CorePlanner Blog


The Learning Outcomes Principle


Creating a common language reduces barriers between education and training institutions

Learning outcomes are commonly defined as statements of what a learner knows, understands and is able to do on completion of a learning process, which are defined in terms of knowledge, skills and competence.

Recent Cedefop studies show that European education and training policies and practises are increasingly influenced by the learning outcomes principle – notably through a redefinition of standards, curricula and assessment approaches.

In a situation where employment depends on continuous lifelong and life-wide learning, the shift to learning outcomes is important for a number of reasons:

• The learning outcomes perspective allows individuals to judge what is offered in a particular course and how this links with other courses and programmes.

• Using learning outcomes allows employers to judge what to expect from holders of qualifications and potential employees.

• By focussing on what has actually been achieved, and less on how it was achieved, the learning outcomes approach facilitates validation of non-formal and informal learning.

• The shift to learning outcomes is about creating a common language reducing barriers between education and training institutions and strengthening the link between education and training and the labour market.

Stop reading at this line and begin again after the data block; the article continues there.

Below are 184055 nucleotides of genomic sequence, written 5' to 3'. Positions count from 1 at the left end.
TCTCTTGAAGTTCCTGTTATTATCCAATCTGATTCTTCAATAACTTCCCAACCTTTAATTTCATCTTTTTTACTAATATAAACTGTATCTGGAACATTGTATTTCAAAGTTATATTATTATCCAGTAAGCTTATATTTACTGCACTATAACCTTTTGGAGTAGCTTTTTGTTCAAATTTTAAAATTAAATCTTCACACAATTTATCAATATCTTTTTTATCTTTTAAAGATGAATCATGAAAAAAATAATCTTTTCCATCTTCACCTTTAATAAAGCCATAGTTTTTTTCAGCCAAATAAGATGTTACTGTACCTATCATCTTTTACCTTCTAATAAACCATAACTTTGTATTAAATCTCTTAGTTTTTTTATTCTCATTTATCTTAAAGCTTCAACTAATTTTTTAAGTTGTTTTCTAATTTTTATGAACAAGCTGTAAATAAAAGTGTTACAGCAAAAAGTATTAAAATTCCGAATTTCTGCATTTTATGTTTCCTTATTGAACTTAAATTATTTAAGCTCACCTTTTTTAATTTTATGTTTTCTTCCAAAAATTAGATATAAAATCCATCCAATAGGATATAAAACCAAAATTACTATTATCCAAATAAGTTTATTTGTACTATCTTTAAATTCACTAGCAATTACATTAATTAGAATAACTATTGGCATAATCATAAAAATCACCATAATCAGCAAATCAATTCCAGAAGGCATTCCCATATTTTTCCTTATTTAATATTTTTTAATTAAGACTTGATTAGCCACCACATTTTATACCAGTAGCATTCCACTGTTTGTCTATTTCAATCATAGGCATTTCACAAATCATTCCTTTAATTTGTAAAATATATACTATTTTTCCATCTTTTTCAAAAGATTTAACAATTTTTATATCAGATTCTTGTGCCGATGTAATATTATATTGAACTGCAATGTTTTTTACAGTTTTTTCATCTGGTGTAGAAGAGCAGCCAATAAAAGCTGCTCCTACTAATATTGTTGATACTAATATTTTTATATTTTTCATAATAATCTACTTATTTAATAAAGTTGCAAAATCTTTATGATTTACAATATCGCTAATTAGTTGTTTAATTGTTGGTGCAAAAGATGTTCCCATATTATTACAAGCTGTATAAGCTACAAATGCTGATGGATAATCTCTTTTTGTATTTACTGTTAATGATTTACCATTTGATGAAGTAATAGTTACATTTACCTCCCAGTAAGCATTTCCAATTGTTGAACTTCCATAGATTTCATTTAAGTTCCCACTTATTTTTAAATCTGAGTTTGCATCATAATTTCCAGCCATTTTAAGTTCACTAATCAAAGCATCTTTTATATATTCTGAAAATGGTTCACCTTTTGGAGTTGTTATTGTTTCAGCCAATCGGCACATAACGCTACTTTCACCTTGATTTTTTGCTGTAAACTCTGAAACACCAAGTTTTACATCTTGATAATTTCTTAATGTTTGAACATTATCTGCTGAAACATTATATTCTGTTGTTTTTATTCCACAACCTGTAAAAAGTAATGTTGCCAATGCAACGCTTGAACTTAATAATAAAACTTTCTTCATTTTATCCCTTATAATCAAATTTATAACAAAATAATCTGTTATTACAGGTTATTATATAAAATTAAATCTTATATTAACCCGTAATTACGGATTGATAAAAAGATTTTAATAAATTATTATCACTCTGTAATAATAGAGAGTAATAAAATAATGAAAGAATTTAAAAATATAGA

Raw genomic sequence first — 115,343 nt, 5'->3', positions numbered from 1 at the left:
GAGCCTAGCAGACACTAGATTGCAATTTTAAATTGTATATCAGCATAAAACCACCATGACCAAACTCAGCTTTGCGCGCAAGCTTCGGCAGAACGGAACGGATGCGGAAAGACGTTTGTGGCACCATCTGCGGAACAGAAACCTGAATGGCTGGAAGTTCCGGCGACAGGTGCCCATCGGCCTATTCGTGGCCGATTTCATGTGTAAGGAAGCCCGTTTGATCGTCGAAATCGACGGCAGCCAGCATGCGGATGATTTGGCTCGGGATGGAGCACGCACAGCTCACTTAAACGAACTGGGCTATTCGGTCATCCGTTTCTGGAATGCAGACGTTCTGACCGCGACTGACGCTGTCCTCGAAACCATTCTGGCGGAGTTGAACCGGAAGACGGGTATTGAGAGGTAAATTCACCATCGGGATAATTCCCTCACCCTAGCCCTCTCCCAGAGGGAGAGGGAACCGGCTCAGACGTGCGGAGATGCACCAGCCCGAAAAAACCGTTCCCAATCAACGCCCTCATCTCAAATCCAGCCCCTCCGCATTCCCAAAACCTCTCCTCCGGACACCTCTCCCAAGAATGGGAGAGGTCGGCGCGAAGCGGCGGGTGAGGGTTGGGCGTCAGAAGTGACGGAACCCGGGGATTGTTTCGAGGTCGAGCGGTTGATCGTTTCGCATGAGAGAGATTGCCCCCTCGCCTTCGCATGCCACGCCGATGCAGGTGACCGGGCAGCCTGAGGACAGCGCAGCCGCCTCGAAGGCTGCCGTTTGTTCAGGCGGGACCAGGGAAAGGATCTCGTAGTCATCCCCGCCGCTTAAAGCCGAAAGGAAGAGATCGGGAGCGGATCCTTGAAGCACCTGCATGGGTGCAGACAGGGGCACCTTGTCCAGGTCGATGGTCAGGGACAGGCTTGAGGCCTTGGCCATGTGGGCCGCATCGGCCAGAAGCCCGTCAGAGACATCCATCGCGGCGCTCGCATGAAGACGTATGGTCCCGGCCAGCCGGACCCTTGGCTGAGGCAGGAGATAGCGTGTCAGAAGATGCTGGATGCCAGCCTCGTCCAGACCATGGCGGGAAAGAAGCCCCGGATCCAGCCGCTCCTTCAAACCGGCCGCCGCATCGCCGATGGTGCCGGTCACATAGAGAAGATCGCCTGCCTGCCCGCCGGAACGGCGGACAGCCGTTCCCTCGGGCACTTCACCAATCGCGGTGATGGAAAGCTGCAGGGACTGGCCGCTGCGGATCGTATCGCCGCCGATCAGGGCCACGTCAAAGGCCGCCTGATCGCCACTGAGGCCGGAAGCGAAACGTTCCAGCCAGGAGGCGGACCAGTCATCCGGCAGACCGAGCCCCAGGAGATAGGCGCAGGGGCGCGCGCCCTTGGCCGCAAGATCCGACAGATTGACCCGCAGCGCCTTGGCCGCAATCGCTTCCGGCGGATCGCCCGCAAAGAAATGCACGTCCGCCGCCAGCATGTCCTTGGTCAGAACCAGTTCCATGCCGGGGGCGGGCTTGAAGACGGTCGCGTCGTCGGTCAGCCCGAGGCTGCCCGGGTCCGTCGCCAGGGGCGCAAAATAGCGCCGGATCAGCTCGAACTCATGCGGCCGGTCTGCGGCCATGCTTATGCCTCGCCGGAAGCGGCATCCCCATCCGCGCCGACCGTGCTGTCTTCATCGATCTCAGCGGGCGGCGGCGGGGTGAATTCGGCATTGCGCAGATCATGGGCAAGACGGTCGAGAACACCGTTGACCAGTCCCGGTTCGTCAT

• Learning outcomes are important for international cooperation, allowing us to focus on the profile and content of qualifications, rather than on the particularities of the institutions delivering them.

Most European countries now see the shift to learning outcomes as a condition for modernising their education and training systems. This conviction is, however, combined with a growing understanding that learning outcomes must be appropriately understood and applied - their use should be based on the principle of ‘fit for purpose’. The use of learning outcomes for referring national qualifications levels to the EQF is not the same as using learning outcomes when defining standards, developing curricula or designing assessment approaches.

Recent Cedefop studies have underlined that the shift to learning outcomes must be combined with a strong focus on learning processes and assessment forms. Learning outcomes need to be developed as an integrated part of education and training, not in isolation. The work of Cedefop has furthermore shown that the shift to learning outcomes is too weakly linked to systematic quality assurance and that this now needs to be given increased priority.
Ernesto Villalba-Garcia | Cedefop